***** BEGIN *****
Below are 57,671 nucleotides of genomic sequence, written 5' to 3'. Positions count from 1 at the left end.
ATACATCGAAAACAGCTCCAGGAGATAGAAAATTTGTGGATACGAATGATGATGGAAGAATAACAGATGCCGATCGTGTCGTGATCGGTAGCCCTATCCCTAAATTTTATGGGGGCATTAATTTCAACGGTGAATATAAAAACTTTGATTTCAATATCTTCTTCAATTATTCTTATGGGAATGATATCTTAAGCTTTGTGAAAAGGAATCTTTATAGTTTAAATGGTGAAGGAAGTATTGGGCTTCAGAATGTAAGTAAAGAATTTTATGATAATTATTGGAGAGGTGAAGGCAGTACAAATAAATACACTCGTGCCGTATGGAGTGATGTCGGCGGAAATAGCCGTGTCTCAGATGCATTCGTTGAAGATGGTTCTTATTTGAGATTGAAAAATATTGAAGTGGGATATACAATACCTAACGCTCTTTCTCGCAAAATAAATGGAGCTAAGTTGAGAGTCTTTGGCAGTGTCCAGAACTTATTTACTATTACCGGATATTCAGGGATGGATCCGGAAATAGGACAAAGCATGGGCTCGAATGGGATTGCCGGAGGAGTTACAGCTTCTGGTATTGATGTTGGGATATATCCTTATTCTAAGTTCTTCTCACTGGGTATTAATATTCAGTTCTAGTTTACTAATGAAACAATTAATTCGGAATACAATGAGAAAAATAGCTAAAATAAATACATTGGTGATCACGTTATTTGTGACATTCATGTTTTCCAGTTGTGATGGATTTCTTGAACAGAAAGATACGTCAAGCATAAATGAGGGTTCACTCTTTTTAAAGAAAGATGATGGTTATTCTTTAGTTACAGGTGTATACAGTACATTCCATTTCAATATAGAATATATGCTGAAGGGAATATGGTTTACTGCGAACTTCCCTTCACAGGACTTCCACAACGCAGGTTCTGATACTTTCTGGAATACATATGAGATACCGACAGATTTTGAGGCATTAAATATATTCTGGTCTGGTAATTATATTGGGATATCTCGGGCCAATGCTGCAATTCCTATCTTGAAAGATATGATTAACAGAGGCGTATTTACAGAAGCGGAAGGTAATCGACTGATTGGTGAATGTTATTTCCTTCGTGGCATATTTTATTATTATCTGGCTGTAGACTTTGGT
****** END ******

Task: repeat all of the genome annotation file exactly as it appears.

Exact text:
Below are 57,671 nucleotides of genomic sequence, written 5' to 3'. Positions count from 1 at the left end.
ATACATCGAAAACAGCTCCAGGAGATAGAAAATTTGTGGATACGAATGATGATGGAAGAATAACAGATGCCGATCGTGTCGTGATCGGTAGCCCTATCCCTAAATTTTATGGGGGCATTAATTTCAACGGTGAATATAAAAACTTTGATTTCAATATCTTCTTCAATTATTCTTATGGGAATGATATCTTAAGCTTTGTGAAAAGGAATCTTTATAGTTTAAATGGTGAAGGAAGTATTGGGCTTCAGAATGTAAGTAAAGAATTTTATGATAATTATTGGAGAGGTGAAGGCAGTACAAATAAATACACTCGTGCCGTATGGAGTGATGTCGGCGGAAATAGCCGTGTCTCAGATGCATTCGTTGAAGATGGTTCTTATTTGAGATTGAAAAATATTGAAGTGGGATATACAATACCTAACGCTCTTTCTCGCAAAATAAATGGAGCTAAGTTGAGAGTCTTTGGCAGTGTCCAGAACTTATTTACTATTACCGGATATTCAGGGATGGATCCGGAAATAGGACAAAGCATGGGCTCGAATGGGATTGCCGGAGGAGTTACAGCTTCTGGTATTGATGTTGGGATATATCCTTATTCTAAGTTCTTCTCACTGGGTATTAATATTCAGTTCTAGTTTACTAATGAAACAATTAATTCGGAATACAATGAGAAAAATAGCTAAAATAAATACATTGGTGATCACGTTATTTGTGACATTCATGTTTTCCAGTTGTGATGGATTTCTTGAACAGAAAGATACGTCAAGCATAAATGAGGGTTCACTCTTTTTAAAGAAAGATGATGGTTATTCTTTAGTTACAGGTGTATACAGTACATTCCATTTCAATATAGAATATATGCTGAAGGGAATATGGTTTACTGCGAACTTCCCTTCACAGGACTTCCACAACGCAGGTTCTGATACTTTCTGGAATACATATGAGATACCGACAGATTTTGAGGCATTAAATATATTCTGGTCTGGTAATTATATTGGGATATCTCGGGCCAATGCTGCAATTCCTATCTTGAAAGATATGATTAACAGAGGCGTATTTACAGAAGCGGAAGGTAATCGACTGATTGGTGAATGTTATTTCCTTCGTGGCATATTTTATTATTATCTGGCTGTAGACTTTGGT